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Miami Rides to Sundance on the Pegs of The Strongest Man
That Miami is different from every other American city is not revelatory; even in its stereotypes it stands apart from any familiar bit of Americana. But The Strongest Man, while certainly recognizing the excesses Miami has long been known for, offers a more nuanced and accurate (not to mention beautiful) portrait of what Miami looks like through the eyes of a young artist. That young artist is Beef (played by Lorie). Though Lorie has no formal training as an actor, he handles the lead with aplomb—a testament to Riches’s writing and casting. Beef is a captivating, if taciturn character, and is the perfect vessel to offer a unique and intimate depiction of the place to which he is inextricably tied.
One of the opening scenes shows a building being demolished; the Jacuzzi Boys’ “Planet of the Dreamers” plays over the opening credits and Gabriel Alcala sings “my dreams are dead.” This might seem like the perfect beginning to any angsty indie film, but the song is noticeably up-tempo and fun, and the reel quickly rewinds to reveal the building intact. The scene, maybe thirty seconds in total, is the perfect introduction to the film’s dichotomous approach. The Strongest Man toggles between reality and fantasy, strong facades and insecure interior worlds, profound moments and instances of pure silliness and levity.
Beef is the strongest man in the world. He can run through concrete walls. He rides a gold BMX. He can lift at least twice as much as the average man, but he’s beset by anxiety. Throughout the movie, his inner monologue is in Spanish and his spoken dialogue is in English. While this might seem natural to native Spanish speakers, it also acts as a device to delineate between Beef’s internal and external worlds and to illustrate how vast the differences are between them.
He and his hapless best friend Conan (played by Paul Chamberlain) work construction and go on adventures of self-discovery together. After attending a meditation class led by the comically German-accented Guru Fred (Patrick Fugit of Almost Famous), they begin a misguided search for their spirit animals. Beef’s is a chicken (the perfect foil for the strongest man) and Conan’s is a dog (perhaps a nod to his loyalty as a friend). During their quest, which, as it progresses, takes a very literal form—they set out to find an actual dog and an actual chicken—things go wrong. Beef accidentally kills his chicken, Conan loses his dog, and Beef’s beloved bike gets stolen, which consequently complicates their pursuits. They set out on a new quest—to recover the bike.
Meanwhile, the tedium of life continues around them. Beef has a side job moving art for Mrs. Rosen, a brutally snobbish woman in her midfifties played by Lisa Banes. There he meets Mrs. Rosen’s niece Illi (Ashly Burch) and they form a mutual crush. Mrs. Rosen serves as a hyperbolic representation of Miami’s elite art-world crowd, and some of the film’s funniest moments come from scenes in her apartment, which were shot in the Rubell family home. Many of the works featured are by Miami artists and friends of Riches, which makes the pointed visual jokes all the more delightful. It’s as if Riches is saying that in order to love Miami, you’ve got to be able to laugh at its ridiculousness. And there’s plenty to laugh about: a painting of a dog taking a shit is the focal piece in Mrs. Rosen’s living room. But only for a while, until a red neon sign that reads “SO THIS IS HELL” takes its place.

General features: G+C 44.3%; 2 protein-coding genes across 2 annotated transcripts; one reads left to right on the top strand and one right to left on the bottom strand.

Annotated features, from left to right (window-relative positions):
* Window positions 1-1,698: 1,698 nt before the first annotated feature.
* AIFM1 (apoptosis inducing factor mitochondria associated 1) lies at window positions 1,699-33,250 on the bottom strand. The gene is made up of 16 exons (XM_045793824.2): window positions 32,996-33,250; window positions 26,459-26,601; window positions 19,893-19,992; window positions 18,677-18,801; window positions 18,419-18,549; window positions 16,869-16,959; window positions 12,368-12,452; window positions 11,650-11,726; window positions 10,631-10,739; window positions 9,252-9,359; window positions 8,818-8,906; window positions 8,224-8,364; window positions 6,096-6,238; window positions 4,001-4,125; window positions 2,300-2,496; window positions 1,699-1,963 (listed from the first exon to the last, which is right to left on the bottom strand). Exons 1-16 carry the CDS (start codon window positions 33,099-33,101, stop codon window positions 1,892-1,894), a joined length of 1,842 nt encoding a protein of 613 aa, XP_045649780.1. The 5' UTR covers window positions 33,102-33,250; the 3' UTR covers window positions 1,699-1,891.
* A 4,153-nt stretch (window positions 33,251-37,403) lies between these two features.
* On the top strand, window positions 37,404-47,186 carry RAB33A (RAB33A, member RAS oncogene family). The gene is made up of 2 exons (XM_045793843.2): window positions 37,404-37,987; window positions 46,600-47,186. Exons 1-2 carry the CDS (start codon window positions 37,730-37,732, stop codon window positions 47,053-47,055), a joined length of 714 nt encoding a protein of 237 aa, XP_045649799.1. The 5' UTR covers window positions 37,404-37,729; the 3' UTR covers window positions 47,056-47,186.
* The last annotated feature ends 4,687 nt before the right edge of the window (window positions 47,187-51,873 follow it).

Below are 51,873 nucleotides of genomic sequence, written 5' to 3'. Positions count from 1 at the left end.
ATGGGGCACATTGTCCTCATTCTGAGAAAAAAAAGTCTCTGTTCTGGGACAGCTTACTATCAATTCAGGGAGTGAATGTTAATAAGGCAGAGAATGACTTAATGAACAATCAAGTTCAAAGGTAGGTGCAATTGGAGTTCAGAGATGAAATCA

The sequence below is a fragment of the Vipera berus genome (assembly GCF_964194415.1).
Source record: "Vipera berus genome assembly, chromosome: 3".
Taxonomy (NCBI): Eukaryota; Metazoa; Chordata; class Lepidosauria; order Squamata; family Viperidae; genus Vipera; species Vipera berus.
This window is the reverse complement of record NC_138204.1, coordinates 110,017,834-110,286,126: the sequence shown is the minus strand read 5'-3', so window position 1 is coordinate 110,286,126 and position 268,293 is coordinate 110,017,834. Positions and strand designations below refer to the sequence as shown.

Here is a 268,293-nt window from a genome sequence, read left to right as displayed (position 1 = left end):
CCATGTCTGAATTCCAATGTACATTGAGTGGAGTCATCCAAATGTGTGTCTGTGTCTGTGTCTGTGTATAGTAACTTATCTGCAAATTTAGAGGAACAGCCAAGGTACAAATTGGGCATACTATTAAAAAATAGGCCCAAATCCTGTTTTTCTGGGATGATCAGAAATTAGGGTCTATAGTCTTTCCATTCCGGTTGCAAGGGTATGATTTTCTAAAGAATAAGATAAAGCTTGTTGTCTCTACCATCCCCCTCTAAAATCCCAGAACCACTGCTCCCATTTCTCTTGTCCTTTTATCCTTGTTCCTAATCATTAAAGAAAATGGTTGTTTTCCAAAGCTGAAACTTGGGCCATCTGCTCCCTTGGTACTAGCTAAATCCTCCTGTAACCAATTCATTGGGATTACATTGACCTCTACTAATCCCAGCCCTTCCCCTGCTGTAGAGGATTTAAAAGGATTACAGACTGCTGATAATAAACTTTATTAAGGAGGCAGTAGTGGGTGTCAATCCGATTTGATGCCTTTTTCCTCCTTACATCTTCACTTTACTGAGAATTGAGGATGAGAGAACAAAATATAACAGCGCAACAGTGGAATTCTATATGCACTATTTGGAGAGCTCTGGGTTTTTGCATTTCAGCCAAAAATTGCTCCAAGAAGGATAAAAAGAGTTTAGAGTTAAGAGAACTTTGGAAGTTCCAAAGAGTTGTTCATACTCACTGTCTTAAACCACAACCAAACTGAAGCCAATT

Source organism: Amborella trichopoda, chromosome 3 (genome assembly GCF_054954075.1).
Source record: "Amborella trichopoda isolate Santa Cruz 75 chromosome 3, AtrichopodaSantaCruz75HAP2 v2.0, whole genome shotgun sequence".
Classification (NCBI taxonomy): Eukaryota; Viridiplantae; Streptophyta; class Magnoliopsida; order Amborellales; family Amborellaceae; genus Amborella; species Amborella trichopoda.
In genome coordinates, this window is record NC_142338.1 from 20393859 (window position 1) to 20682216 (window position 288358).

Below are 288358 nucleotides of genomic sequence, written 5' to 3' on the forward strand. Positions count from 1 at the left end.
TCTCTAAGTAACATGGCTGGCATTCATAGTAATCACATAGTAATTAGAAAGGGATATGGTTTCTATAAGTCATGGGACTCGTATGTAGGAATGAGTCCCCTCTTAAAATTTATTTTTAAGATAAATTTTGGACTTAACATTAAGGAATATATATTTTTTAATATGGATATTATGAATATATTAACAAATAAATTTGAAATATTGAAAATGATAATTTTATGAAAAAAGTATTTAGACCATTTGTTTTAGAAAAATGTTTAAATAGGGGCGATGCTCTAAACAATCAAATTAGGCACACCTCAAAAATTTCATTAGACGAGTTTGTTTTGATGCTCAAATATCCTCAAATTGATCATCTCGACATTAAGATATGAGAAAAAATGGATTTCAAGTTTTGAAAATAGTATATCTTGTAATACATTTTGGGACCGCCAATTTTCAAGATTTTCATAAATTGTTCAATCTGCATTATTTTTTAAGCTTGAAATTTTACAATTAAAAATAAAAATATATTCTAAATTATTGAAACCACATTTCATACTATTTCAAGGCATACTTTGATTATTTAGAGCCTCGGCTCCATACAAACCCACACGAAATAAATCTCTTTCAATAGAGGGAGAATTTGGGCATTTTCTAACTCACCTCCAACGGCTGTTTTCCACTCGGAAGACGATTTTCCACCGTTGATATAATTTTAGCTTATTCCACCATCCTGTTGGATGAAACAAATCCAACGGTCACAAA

And sometimes it appears that Mrs. Rosen’s place—a luxury high-rise coincidentally right across the street from Beef’s spare, ground-level apartment—is symptomatic of a larger figurative hell for all the film’s characters. Mrs. Rosen is surrounded by wealth and devoid of any meaningful relationships, her niece Illi seems to be simultaneously trapped in the comforts of her aunt’s world and pulled to the more meaningful, but less comfortable “real” world; Conan struggles to find his own identity in the shadow of his over-achieving brother and alienated immigrant parents; and Beef, who is able to break down any physical barrier, seems unable to get out of his own way enough to have a romantic relationship with Illi.
But in The Strongest Man, the disjointedness of the lives of its characters and of the city itself doesn’t always equate to discord. In fact, sometimes it produces the most beautiful and poignant moments in the film. When Illi and Beef try to communicate via string-and-tin-can telephone and it doesn’t work, Beef falls into a daydream soliloquy in Spanish in which he spills out his feelings for Illi, revealing him at his most vulnerable and most earnest. Likewise, the moments of indecision when Conan asks Beef what the one sound is that he’d want to hear if he could hear just one sound for the rest of his life, or when Beef asks Conan what would be the one thing he’d like to see if he could only see one thing for the rest of his life: they can’t decide. There are too many choices. And that’s okay. Wherever they are in their lives, they’re in the right place—a place that has as much glitz as it has natural beauty. They pick mangoes from a public park. They watch the bay turn pink from the side of the highway.